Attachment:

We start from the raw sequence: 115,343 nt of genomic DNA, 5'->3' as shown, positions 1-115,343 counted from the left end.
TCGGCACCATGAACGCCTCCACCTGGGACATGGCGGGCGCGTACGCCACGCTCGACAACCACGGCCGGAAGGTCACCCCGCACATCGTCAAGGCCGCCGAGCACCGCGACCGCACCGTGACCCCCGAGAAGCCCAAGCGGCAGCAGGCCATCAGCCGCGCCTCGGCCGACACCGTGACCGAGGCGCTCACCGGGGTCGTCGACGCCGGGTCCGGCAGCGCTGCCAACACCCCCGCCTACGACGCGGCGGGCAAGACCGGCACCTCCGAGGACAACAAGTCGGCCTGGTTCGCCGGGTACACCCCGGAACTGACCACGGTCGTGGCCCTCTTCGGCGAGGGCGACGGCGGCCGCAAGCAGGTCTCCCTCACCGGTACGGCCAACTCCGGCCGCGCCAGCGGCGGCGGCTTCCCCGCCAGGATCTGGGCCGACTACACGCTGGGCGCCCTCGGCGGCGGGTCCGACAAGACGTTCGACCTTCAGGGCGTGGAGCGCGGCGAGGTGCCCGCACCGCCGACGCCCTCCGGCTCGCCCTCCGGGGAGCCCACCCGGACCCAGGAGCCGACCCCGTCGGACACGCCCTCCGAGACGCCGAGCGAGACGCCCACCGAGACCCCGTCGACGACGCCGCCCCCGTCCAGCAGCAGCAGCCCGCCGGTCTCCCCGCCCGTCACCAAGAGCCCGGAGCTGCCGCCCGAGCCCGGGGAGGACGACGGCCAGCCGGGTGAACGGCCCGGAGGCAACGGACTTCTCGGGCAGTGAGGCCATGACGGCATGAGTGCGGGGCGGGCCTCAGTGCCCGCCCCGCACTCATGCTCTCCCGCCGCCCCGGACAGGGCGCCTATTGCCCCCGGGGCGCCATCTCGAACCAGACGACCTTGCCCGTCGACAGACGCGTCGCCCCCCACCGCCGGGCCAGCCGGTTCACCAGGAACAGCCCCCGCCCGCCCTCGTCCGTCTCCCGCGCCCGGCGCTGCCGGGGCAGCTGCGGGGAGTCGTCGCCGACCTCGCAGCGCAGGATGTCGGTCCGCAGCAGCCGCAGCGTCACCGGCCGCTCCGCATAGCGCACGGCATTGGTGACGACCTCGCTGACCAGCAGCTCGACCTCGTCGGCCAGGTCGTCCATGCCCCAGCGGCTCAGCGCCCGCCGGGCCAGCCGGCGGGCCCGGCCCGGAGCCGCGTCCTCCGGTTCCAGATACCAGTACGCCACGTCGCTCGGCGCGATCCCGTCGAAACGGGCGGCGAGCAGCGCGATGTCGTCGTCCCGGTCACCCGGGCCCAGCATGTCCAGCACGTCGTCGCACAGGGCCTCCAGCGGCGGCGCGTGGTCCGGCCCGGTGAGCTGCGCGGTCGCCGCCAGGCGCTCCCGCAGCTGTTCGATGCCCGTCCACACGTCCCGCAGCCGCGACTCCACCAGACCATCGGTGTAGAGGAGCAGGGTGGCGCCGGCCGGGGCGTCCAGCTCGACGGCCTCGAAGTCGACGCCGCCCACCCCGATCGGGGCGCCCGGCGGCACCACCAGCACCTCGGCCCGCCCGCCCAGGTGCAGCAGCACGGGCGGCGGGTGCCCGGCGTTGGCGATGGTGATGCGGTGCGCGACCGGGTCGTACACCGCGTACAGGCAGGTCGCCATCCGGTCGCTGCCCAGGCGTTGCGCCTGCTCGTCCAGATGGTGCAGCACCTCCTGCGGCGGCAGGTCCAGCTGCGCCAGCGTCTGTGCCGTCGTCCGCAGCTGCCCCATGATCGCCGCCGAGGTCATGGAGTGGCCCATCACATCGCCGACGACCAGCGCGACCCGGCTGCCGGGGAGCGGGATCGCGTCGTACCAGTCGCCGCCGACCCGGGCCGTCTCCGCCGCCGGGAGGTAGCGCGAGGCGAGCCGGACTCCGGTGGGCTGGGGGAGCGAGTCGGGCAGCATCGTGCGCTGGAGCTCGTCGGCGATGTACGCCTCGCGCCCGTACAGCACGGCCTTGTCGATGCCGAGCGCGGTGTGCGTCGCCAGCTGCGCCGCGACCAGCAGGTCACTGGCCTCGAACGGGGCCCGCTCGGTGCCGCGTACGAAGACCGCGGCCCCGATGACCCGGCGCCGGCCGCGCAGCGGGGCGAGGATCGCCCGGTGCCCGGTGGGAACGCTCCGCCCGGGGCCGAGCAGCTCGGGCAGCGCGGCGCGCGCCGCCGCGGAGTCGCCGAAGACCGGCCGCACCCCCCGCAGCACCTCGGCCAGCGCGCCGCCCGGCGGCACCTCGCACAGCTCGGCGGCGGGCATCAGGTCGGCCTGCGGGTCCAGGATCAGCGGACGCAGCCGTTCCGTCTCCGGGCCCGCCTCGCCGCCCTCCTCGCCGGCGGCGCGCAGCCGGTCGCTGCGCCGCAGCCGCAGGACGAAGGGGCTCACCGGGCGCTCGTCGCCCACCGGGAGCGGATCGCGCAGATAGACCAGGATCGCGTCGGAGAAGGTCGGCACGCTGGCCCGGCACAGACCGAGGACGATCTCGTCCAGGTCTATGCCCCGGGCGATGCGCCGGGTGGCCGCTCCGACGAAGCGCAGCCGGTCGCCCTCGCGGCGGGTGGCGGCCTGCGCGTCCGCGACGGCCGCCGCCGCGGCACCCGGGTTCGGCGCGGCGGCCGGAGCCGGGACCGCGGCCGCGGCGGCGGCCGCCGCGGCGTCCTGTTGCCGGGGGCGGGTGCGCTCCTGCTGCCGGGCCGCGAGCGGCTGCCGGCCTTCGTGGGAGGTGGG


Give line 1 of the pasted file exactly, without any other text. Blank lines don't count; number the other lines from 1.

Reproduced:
We start from the raw sequence: 115,343 nt of genomic DNA, 5'->3' as shown, positions 1-115,343 counted from the left end.